Lorin Dassow doesn’t jump into anything when it comes to buying new equipment. In fact, he has his own live-in design engineer help him evaluate a machine before he signs on the dotted line. This isn’t why he married her, of course, but wife Bobbi’s degree in mechanical design and experience with heavy equipment is a fringe benefit for this logger when he has to make big ticket purchase decisions.
November 17, 2011 By Connie Ness
Last year, Dassow traded in his Fabtek forwarder for a Cat 534 forwarder from local dealer FABCO. Bobbi helped him decide between two makes. “When you spend that kind of money, you want every opportunity to find something wrong,” explains the logger from northern Wisconsin. “I knew what I wanted and she knew what to look for structurally.”
After about 100 hours on the machine, Dassow says he is glad he bought the Cat forwarder. “My wife and I kicked this idea around a long time, and I’m very happy with my decision.”
Dassow, 46, caught logging fever when he was 12 years old running chainsaw for his dad. After high school, they worked as a team until his father retired about two years ago. His father didn’t exactly encourage him to stay in logging.
“He wanted me to go to town and get a job because there wasn’t enough money in it and because of health concerns, he explains. “We both have arthritis, and you’re in the snow, always with wet gloves. It takes its toll.”
But Dassow loved logging, so he worked by himself until last July when he teamed up with a logger he’d known for a long time, Jim Poyda, who runs a Fabek FT153 harvester, also from FABCO. Their deal is simple: Poyda gets so much for cutting, Dassow gets so much for skidding, and then after trucking is paid, they split the remainder.
With a new partner in place, next came the new machine. “I figured I could either pay Uncle Sam or get a new machine. The Fabtek forwarder was fine, the motor was good, but it had 11,700 hours on it. You can expect to work on a machine that has that many hours on it,” he says. “When I was on my own, I’d cut two-thirds of the day and then skid, so the machine was sitting a third of the day. But now it’s running from 7 a.m. to 9 or 10 at night.”
In upgrading, Dassow considered trading his single bunk for a double. It was a hard decision, but he stayed with a single bunk primarily due to concern about landowners’ perception.
“I was afraid that if I took a piece of equipment that size on a 40-acre plot, the landowner would think it is too big,” he says. “It looks big because it is so long compared to a single bunk, but a lot of landowners don’t understand that it is the operator – not the machine itself – that causes damage.”
Dassow talked to a few landowners to try to get a reading on how they would feel about a double bunk forwarder, but did not get a definitive answer. He didn’t think he would have had a problem with the landowner where he was cutting at the time, but “with the next one you never know.”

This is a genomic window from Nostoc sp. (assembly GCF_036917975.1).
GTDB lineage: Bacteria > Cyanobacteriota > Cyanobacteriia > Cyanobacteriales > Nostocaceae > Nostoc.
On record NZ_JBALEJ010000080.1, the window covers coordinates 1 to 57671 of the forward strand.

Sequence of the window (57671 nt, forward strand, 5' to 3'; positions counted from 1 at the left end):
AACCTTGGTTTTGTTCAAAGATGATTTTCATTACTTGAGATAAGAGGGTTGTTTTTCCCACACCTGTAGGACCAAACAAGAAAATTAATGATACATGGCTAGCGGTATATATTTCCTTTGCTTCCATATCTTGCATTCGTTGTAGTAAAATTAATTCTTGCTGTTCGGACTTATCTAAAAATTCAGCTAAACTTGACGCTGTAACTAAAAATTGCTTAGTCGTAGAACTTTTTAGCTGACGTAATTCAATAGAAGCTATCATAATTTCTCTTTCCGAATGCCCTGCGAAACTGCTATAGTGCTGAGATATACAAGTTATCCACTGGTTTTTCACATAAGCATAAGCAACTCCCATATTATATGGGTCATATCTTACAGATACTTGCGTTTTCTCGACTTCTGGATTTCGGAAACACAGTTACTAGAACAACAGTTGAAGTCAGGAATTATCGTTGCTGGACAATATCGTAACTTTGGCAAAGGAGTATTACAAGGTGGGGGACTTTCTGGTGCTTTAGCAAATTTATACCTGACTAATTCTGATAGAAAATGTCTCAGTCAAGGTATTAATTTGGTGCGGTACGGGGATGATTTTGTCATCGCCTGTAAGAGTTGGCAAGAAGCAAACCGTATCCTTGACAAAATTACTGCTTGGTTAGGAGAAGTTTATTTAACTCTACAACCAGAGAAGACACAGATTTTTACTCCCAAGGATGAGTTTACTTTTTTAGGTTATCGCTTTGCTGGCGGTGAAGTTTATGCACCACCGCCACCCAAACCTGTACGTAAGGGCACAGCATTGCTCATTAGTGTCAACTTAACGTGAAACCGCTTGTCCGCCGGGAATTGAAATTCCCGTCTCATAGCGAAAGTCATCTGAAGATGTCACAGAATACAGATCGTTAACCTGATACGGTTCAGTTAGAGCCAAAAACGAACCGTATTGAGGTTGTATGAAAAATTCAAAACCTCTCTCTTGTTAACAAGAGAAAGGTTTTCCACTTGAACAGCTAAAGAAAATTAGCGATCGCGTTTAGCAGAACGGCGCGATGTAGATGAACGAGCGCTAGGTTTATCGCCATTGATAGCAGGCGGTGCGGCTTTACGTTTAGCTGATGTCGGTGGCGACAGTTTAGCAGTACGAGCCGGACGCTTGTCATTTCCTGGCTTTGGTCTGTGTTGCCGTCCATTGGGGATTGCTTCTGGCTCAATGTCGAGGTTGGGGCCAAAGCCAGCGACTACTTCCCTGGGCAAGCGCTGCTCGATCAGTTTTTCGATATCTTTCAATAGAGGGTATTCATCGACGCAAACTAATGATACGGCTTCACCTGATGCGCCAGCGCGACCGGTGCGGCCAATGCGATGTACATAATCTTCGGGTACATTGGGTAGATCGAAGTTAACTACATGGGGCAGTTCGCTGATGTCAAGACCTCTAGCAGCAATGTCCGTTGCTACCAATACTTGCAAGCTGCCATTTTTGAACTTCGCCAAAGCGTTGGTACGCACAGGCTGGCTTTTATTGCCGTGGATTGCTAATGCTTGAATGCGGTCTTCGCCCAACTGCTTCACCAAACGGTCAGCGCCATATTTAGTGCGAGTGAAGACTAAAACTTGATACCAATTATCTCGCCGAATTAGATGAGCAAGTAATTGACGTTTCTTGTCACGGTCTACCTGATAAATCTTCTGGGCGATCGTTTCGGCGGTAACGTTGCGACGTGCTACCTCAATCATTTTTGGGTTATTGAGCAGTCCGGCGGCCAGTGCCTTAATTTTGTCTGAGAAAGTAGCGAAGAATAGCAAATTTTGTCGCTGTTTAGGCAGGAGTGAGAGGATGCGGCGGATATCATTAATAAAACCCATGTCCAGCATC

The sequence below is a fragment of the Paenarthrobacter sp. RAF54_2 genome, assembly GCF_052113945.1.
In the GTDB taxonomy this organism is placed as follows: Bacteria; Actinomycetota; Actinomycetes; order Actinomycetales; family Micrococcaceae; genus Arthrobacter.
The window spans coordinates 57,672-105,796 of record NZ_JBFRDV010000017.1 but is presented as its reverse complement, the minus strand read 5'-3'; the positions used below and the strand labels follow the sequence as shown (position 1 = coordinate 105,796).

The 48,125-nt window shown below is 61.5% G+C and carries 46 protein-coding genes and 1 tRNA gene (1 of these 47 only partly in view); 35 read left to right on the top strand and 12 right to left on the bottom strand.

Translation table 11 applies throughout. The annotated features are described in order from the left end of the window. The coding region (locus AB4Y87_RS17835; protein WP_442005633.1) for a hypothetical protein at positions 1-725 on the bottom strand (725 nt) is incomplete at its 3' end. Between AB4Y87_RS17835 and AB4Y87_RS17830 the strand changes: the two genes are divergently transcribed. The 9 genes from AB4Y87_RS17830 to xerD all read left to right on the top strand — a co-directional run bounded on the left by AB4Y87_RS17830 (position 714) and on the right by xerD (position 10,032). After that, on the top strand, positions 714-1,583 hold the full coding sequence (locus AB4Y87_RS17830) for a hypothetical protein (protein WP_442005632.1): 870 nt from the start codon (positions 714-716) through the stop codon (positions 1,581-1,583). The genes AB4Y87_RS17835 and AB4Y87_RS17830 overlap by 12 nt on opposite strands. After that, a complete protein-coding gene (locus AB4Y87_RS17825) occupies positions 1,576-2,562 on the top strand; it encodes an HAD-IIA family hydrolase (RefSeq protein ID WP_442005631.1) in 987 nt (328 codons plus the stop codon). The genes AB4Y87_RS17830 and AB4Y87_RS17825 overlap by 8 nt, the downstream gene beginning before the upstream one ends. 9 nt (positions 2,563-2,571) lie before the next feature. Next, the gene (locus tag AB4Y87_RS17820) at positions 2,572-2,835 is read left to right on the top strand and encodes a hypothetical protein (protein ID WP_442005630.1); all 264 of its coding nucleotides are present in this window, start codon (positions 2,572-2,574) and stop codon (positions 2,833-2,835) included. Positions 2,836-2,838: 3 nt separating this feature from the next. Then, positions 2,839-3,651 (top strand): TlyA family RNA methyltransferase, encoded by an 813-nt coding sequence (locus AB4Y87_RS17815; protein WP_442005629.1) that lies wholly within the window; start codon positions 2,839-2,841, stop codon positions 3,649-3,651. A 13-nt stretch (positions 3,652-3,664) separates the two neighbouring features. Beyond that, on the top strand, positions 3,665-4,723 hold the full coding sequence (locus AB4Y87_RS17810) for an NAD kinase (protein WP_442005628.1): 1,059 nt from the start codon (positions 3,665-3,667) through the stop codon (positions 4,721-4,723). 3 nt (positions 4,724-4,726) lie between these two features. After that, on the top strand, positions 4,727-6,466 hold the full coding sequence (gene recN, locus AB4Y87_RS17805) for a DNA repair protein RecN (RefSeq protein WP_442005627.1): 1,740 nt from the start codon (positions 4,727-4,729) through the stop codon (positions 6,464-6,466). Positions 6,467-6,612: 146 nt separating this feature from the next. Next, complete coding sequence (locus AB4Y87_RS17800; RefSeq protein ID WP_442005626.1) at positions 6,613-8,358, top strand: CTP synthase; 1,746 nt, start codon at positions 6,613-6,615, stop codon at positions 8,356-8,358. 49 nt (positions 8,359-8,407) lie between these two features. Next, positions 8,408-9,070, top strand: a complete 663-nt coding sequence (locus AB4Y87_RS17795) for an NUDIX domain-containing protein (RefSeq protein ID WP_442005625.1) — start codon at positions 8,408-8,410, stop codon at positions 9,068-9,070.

And with 80% of their work done on private land, and where they make more money, Dassow wants to be sure he keeps his landowners happy. “Profit margins are so thin now. They want the wood — the local mill is looking for wood — but they don’t come up with the price. We make more money on private land because the stumpage is cheaper; otherwise, I probably wouldn’t have bought a new forwarder at this point.”
Logging 80 acres of his own land last year also helped with the overall profit margin. “I made better money because I didn’t have to pay for the stumpage, and it has a lot of oak, which gets a pretty decent price,” he says. “I have more of my own land stuck away for spring break up. This is why I wasn’t worried about making the payments on a new forwarder.”
Still, nothing is free. More time in the woods is the trade-off to staying with the single bunk. Poyda gets ahead of Dassow, who works until he catches up – sometimes 10:30 or 11 at night.
“Jim would rather have me behind a day so I am not right on him, but once you get behind it’s hard to catch up if a snow storm comes or you want to move to the next job. If he breaks down, I help him. If he has to go to town for parts, I just take the afternoon off,” he says laughing.
The squirt boom on his Cat 534 helps him save some time. “That extra five feet makes a difference. I didn’t have it on my last forwarder. When I was sitting at the pulp pile, I couldn’t quite reach the bolt pile, so I had to grab the stem by the end and swing it onto the pile and bump it back in. Now I just extend the boom and drop it on the pile. I don’t have to move as often.”
Operator comfort was a major factor in Dassow’s decision to go with the Cat forwarder. It was important enough to trump a lower price tag on the other forwarder he demoed. The 6’2” Dassow needs a roomy cab.
“The rows aren’t always straight and I don’t want the blade to hook a tree when I’m pulling ahead, so I just turn around in the seat and drive ahead and swing back again,” he explains. “In the Cat forwarder, there is enough room to swing around in the seat without hitting my knees against the door. Also, in winter I eat my lunch in the cab, so I need the space. The other forwarder I demoed is a nice machine — the quality is there — but the cab was a deal breaker.”